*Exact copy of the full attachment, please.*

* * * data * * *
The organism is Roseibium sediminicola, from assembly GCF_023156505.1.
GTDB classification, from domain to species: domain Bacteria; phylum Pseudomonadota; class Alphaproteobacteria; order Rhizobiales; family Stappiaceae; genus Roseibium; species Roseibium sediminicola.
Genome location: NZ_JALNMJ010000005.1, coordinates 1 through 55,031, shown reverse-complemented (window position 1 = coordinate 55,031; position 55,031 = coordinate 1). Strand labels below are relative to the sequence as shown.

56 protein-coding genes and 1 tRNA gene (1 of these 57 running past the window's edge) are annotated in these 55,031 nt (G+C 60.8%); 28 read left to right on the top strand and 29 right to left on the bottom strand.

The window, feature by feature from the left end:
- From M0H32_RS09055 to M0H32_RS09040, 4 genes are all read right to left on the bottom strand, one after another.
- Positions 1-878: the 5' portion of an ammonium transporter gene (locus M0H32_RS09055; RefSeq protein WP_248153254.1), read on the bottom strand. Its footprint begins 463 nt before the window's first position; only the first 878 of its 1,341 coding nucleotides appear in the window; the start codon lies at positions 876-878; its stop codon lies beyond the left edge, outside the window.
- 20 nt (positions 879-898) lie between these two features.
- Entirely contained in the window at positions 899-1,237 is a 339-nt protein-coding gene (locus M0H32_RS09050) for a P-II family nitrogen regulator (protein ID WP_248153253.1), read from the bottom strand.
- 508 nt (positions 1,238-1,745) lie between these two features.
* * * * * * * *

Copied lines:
The organism is Roseibium sediminicola, from assembly GCF_023156505.1.
GTDB classification, from domain to species: domain Bacteria; phylum Pseudomonadota; class Alphaproteobacteria; order Rhizobiales; family Stappiaceae; genus Roseibium; species Roseibium sediminicola.
Genome location: NZ_JALNMJ010000005.1, coordinates 1 through 55,031, shown reverse-complemented (window position 1 = coordinate 55,031; position 55,031 = coordinate 1). Strand labels below are relative to the sequence as shown.

56 protein-coding genes and 1 tRNA gene (1 of these 57 running past the window's edge) are annotated in these 55,031 nt (G+C 60.8%); 28 read left to right on the top strand and 29 right to left on the bottom strand.

The window, feature by feature from the left end:
- From M0H32_RS09055 to M0H32_RS09040, 4 genes are all read right to left on the bottom strand, one after another.
- Positions 1-878: the 5' portion of an ammonium transporter gene (locus M0H32_RS09055; RefSeq protein WP_248153254.1), read on the bottom strand. Its footprint begins 463 nt before the window's first position; only the first 878 of its 1,341 coding nucleotides appear in the window; the start codon lies at positions 876-878; its stop codon lies beyond the left edge, outside the window.
- 20 nt (positions 879-898) lie between these two features.
- Entirely contained in the window at positions 899-1,237 is a 339-nt protein-coding gene (locus M0H32_RS09050) for a P-II family nitrogen regulator (protein ID WP_248153253.1), read from the bottom strand.
- 508 nt (positions 1,238-1,745) lie between these two features.